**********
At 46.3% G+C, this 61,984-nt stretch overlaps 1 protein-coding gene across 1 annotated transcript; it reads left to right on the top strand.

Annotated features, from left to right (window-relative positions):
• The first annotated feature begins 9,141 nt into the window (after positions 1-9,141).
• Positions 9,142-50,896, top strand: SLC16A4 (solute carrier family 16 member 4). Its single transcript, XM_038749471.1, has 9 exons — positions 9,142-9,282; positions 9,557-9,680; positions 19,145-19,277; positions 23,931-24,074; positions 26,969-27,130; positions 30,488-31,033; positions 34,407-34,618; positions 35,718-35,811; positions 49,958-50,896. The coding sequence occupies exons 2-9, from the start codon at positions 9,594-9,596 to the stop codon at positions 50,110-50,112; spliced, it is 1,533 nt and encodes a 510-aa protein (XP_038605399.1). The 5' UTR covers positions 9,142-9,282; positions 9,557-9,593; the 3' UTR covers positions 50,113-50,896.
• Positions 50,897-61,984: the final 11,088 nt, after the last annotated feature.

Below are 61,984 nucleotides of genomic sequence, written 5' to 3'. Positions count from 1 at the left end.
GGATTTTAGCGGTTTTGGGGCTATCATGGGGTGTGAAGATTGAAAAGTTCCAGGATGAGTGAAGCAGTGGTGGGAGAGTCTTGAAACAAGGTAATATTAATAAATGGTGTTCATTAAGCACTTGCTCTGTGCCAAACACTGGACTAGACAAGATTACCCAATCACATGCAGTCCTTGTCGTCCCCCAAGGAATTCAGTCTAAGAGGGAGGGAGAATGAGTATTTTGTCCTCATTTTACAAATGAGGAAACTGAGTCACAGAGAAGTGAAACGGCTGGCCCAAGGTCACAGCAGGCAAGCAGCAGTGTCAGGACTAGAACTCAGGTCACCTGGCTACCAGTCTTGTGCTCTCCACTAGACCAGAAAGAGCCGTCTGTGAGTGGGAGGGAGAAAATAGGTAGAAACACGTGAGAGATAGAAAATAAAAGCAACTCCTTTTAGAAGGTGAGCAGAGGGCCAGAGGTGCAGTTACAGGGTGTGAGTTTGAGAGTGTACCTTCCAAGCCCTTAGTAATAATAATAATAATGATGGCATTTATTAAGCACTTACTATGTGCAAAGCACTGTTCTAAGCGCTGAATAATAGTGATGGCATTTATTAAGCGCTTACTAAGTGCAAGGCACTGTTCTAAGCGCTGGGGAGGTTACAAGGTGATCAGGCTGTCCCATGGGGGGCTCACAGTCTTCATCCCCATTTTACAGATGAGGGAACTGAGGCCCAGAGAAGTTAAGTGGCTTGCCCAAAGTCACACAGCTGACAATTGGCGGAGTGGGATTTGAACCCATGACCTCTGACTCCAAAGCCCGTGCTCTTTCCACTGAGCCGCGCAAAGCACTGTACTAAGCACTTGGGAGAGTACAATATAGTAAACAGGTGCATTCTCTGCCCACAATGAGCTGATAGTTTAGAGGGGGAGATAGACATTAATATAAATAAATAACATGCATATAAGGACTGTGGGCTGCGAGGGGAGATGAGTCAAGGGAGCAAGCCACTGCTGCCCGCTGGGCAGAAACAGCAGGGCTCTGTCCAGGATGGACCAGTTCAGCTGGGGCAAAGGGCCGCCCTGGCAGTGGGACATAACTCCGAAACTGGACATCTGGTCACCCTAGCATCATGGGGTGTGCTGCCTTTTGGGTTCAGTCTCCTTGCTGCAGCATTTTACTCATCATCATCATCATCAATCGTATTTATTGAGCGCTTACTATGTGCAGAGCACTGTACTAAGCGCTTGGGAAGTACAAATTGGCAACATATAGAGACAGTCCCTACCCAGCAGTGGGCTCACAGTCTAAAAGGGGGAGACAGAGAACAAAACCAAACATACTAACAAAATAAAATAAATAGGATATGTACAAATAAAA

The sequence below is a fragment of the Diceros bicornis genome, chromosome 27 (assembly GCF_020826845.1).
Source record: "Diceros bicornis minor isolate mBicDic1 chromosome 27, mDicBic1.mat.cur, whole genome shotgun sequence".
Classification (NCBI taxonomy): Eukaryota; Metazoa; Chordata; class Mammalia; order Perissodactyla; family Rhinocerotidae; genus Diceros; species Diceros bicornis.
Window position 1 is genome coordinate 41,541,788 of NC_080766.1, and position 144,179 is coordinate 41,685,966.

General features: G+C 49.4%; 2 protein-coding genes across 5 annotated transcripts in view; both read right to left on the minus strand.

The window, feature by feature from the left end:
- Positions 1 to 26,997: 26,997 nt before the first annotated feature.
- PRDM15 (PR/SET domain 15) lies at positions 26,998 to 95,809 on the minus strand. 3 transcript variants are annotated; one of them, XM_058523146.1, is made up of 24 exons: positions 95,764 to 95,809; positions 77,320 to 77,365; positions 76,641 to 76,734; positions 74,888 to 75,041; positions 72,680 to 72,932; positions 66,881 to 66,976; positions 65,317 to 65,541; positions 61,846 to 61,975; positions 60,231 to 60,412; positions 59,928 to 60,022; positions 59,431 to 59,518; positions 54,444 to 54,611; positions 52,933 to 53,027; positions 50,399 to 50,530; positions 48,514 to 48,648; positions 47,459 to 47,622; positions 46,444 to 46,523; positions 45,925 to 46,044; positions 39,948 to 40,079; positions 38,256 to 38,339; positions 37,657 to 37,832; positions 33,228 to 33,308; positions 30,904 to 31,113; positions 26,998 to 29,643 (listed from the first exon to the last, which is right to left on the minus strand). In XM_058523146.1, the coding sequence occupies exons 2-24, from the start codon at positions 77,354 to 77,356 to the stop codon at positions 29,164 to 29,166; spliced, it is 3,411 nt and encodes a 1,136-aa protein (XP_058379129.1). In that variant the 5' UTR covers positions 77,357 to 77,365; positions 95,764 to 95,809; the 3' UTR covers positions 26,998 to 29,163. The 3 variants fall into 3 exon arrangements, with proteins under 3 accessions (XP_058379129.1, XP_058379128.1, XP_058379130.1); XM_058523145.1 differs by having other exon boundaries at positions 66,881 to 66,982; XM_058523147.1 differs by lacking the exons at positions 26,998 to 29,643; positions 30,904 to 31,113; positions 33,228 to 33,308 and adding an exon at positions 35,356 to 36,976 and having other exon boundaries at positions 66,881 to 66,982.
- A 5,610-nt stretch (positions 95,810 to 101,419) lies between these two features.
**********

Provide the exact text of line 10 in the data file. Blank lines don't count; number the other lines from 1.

Classification (NCBI taxonomy): Eukaryota; Metazoa; Chordata; class Mammalia; order Perissodactyla; family Rhinocerotidae; genus Diceros; species Diceros bicornis.